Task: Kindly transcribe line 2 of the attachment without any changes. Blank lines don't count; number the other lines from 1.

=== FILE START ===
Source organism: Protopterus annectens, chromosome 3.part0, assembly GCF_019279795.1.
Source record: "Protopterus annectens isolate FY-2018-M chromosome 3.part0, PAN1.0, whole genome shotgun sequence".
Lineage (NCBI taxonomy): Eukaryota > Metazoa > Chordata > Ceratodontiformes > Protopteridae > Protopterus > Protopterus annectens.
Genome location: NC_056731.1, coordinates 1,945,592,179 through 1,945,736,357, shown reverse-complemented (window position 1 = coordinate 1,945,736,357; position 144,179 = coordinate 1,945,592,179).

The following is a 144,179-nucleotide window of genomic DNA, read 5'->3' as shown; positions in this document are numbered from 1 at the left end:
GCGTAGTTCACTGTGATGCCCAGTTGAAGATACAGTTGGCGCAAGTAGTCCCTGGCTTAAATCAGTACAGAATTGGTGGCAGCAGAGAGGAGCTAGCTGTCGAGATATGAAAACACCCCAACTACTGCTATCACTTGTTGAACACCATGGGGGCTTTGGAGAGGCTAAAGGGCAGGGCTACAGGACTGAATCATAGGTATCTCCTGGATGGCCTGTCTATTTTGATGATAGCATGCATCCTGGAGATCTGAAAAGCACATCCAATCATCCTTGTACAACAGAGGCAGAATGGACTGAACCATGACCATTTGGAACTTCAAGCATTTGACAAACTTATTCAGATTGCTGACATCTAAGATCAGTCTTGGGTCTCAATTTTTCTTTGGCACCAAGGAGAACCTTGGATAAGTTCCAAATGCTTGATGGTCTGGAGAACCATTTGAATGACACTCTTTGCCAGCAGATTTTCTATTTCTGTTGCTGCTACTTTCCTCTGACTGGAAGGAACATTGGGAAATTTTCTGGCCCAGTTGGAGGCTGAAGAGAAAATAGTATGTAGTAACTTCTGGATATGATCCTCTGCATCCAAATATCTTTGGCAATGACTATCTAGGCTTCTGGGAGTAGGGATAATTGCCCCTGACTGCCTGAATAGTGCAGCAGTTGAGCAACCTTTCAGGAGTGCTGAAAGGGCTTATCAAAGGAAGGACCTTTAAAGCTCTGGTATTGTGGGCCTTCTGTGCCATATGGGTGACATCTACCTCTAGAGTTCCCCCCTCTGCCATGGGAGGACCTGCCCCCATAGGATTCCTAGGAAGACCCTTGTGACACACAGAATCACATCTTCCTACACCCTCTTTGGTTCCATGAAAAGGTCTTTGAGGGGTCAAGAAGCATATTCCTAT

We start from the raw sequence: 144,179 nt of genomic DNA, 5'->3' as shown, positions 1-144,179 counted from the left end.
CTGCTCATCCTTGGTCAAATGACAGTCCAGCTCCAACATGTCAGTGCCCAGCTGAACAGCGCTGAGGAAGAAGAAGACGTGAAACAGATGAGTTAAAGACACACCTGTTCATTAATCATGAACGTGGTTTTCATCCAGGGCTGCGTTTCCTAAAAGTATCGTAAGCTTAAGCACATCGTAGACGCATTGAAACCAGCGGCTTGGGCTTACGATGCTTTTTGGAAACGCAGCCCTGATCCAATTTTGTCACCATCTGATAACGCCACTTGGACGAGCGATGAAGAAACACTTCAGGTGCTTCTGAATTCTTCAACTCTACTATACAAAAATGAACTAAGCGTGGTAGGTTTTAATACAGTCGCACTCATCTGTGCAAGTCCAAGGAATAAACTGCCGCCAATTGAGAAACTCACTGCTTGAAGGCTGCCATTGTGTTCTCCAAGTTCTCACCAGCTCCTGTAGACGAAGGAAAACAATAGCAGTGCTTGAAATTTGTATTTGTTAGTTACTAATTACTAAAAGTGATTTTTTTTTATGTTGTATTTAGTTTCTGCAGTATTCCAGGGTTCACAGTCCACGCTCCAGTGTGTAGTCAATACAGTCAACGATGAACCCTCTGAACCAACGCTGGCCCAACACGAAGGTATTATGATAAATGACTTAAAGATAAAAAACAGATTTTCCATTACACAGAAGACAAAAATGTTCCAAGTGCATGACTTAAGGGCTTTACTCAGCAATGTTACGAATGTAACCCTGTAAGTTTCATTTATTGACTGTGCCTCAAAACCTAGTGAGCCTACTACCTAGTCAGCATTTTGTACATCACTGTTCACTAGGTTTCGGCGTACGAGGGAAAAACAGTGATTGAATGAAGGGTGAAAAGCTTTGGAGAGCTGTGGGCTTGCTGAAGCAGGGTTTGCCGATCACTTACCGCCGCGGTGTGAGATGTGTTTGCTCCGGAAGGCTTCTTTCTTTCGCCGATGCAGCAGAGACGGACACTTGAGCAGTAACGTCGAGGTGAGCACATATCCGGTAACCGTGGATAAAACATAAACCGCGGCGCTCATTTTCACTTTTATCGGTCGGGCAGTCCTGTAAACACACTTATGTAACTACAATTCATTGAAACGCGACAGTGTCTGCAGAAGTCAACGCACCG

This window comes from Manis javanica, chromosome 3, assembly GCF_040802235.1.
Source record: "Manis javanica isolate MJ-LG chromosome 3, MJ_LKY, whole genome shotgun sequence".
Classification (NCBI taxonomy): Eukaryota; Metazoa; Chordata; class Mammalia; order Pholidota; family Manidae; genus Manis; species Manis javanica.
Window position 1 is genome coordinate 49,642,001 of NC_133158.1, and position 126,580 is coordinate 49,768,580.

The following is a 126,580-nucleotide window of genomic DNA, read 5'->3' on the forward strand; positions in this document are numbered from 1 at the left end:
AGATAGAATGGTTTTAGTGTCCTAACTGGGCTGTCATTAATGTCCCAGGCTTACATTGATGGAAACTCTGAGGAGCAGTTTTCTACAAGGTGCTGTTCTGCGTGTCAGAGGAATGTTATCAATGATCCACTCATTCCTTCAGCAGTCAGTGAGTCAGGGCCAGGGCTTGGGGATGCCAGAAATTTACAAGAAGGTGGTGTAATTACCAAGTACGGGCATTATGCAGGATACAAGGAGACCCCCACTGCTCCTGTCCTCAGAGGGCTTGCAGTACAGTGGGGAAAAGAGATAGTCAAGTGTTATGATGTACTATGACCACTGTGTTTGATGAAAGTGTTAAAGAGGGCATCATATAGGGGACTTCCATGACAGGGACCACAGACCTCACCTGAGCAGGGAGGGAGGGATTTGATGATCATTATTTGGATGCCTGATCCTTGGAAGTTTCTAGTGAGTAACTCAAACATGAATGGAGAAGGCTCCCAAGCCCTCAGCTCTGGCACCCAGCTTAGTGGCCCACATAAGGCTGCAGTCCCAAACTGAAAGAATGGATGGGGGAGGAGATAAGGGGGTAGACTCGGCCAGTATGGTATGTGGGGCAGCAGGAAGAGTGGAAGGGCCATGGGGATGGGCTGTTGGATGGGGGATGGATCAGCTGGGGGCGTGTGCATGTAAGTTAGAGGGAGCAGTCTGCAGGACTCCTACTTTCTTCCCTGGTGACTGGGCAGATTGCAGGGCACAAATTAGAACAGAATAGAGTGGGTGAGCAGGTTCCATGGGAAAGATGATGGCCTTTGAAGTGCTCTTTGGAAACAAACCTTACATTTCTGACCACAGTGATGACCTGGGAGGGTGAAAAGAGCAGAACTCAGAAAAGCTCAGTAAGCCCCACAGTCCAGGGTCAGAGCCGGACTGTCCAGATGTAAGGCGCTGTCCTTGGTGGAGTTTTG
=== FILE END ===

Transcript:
Source record: "Protopterus annectens isolate FY-2018-M chromosome 3.part0, PAN1.0, whole genome shotgun sequence".